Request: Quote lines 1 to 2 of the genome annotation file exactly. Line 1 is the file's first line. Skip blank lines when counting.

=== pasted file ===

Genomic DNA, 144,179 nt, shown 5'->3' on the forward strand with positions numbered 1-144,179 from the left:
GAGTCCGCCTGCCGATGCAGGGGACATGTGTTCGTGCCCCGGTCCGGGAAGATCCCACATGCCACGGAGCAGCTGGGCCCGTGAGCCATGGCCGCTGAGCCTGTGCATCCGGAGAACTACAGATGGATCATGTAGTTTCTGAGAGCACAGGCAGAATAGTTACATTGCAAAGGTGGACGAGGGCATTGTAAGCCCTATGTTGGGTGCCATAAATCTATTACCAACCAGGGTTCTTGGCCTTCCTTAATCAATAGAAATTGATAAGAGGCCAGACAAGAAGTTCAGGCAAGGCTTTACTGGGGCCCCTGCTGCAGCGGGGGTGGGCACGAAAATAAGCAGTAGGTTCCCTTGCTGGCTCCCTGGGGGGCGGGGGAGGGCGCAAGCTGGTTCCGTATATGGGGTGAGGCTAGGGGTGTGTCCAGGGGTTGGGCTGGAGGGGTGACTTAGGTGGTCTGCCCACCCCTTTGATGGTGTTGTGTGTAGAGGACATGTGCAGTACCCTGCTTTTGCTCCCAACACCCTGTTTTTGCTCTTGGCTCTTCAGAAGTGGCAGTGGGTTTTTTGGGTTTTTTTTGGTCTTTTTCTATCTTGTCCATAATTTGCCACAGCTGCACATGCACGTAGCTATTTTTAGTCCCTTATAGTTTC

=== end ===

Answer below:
Genomic DNA, 144,179 nt, shown 5'->3' on the forward strand with positions numbered 1-144,179 from the left:
GAGTCCGCCTGCCGATGCAGGGGACATGTGTTCGTGCCCCGGTCCGGGAAGATCCCACATGCCACGGAGCAGCTGGGCCCGTGAGCCATGGCCGCTGAGCCTGTGCATCCGGAGAACTACAGATGGATCATGTAGTTTCTGAGAGCACAGGCAGAATAGTTACATTGCAAAGGTGGACGAGGGCATTGTAAGCCCTATGTTGGGTGCCATAAATCTATTACCAACCAGGGTTCTTGGCCTTCCTTAATCAATAGAAATTGATAAGAGGCCAGACAAGAAGTTCAGGCAAGGCTTTACTGGGGCCCCTGCTGCAGCGGGGGTGGGCACGAAAATAAGCAGTAGGTTCCCTTGCTGGCTCCCTGGGGGGCGGGGGAGGGCGCAAGCTGGTTCCGTATATGGGGTGAGGCTAGGGGTGTGTCCAGGGGTTGGGCTGGAGGGGTGACTTAGGTGGTCTGCCCACCCCTTTGATGGTGTTGTGTGTAGAGGACATGTGCAGTACCCTGCTTTTGCTCCCAACACCCTGTTTTTGCTCTTGGCTCTTCAGAAGTGGCAGTGGGTTTTTTGGGTTTTTTTTGGTCTTTTTCTATCTTGTCCATAATTTGCCACAGCTGCACATGCACGTAGCTATTTTTAGTCCCTTATAGTTTC